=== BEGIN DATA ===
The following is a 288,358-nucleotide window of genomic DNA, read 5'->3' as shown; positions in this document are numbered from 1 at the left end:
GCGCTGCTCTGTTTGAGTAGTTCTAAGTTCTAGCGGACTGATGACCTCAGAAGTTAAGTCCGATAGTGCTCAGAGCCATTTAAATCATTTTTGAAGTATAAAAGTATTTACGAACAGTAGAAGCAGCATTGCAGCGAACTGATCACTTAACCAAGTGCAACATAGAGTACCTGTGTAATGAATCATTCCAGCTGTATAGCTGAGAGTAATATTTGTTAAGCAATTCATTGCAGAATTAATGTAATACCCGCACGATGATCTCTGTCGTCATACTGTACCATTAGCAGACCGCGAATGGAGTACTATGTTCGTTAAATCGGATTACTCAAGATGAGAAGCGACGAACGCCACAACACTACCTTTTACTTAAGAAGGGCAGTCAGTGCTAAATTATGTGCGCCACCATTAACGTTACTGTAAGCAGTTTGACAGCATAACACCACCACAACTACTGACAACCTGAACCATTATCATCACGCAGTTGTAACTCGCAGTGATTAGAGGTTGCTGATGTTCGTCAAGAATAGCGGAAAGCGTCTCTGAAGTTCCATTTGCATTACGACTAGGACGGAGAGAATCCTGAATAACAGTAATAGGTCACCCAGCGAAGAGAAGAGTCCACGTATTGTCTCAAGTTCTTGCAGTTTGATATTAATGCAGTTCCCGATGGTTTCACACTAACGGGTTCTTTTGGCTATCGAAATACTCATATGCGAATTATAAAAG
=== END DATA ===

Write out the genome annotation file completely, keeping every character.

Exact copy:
The following is a 288,358-nucleotide window of genomic DNA, read 5'->3' as shown; positions in this document are numbered from 1 at the left end:
GCGCTGCTCTGTTTGAGTAGTTCTAAGTTCTAGCGGACTGATGACCTCAGAAGTTAAGTCCGATAGTGCTCAGAGCCATTTAAATCATTTTTGAAGTATAAAAGTATTTACGAACAGTAGAAGCAGCATTGCAGCGAACTGATCACTTAACCAAGTGCAACATAGAGTACCTGTGTAATGAATCATTCCAGCTGTATAGCTGAGAGTAATATTTGTTAAGCAATTCATTGCAGAATTAATGTAATACCCGCACGATGATCTCTGTCGTCATACTGTACCATTAGCAGACCGCGAATGGAGTACTATGTTCGTTAAATCGGATTACTCAAGATGAGAAGCGACGAACGCCACAACACTACCTTTTACTTAAGAAGGGCAGTCAGTGCTAAATTATGTGCGCCACCATTAACGTTACTGTAAGCAGTTTGACAGCATAACACCACCACAACTACTGACAACCTGAACCATTATCATCACGCAGTTGTAACTCGCAGTGATTAGAGGTTGCTGATGTTCGTCAAGAATAGCGGAAAGCGTCTCTGAAGTTCCATTTGCATTACGACTAGGACGGAGAGAATCCTGAATAACAGTAATAGGTCACCCAGCGAAGAGAAGAGTCCACGTATTGTCTCAAGTTCTTGCAGTTTGATATTAATGCAGTTCCCGATGGTTTCACACTAACGGGTTCTTTTGGCTATCGAAATACTCATATGCGAATTATAAAAG